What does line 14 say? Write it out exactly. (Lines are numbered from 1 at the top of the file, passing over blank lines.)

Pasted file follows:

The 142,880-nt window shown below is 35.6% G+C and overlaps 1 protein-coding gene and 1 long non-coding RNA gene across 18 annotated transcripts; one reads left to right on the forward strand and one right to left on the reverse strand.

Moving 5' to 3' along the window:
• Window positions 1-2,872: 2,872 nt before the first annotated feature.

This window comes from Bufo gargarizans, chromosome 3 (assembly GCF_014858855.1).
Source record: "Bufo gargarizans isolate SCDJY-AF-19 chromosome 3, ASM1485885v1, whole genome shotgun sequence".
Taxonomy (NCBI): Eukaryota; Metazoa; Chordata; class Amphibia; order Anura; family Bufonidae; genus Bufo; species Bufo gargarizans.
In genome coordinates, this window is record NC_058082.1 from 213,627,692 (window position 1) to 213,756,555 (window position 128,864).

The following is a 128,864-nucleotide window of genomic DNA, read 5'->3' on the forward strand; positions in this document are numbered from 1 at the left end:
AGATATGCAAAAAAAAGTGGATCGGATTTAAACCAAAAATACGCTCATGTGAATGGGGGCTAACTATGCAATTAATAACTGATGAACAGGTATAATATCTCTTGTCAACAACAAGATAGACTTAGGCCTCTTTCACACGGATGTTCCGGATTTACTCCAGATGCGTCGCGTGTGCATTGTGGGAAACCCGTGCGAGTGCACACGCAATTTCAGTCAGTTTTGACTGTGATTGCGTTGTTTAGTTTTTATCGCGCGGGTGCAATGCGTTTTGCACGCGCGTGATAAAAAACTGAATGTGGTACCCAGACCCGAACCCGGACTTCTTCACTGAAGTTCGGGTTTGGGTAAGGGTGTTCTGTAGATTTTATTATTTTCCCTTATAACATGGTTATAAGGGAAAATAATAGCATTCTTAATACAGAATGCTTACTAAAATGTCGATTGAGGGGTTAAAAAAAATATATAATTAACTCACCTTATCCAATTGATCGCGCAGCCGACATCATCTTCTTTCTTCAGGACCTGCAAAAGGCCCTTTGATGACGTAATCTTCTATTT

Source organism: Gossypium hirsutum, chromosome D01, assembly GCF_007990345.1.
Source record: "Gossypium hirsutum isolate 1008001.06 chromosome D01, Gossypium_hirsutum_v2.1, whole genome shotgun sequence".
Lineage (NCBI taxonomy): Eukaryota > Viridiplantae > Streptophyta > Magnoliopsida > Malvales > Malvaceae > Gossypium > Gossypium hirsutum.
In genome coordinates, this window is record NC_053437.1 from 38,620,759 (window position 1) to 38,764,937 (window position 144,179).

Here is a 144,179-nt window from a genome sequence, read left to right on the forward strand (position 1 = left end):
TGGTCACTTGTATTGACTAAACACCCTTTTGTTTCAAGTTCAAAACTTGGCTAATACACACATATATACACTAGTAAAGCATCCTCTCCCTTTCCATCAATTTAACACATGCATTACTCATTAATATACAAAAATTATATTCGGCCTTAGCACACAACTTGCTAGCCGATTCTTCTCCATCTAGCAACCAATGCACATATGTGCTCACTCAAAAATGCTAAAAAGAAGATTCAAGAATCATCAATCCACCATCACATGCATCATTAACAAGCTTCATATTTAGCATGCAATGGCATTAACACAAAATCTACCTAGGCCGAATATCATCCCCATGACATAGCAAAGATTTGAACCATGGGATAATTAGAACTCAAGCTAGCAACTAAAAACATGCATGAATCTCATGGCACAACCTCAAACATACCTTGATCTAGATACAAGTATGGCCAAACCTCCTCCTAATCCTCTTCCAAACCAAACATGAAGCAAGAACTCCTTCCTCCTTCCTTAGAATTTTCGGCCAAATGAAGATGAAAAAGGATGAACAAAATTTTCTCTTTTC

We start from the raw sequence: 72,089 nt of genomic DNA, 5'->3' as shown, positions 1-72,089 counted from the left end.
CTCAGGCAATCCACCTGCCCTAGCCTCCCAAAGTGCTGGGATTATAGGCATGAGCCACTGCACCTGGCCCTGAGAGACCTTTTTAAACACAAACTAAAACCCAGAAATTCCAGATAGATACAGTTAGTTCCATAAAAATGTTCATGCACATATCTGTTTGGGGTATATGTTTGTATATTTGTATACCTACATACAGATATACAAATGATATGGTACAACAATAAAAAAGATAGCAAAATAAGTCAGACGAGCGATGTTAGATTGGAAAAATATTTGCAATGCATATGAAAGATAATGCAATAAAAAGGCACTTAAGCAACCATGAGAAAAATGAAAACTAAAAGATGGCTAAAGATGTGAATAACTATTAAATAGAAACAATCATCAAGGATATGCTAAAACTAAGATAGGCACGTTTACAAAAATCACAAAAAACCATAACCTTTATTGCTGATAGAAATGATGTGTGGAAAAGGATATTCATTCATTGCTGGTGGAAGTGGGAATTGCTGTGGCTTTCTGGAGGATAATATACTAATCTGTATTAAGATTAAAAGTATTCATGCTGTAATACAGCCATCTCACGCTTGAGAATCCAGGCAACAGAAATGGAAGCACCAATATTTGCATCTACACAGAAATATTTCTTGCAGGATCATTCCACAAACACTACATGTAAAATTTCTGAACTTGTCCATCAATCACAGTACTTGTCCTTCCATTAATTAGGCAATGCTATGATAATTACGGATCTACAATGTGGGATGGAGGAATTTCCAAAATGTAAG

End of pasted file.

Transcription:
Here is a 144,179-nt window from a genome sequence, read left to right on the forward strand (position 1 = left end):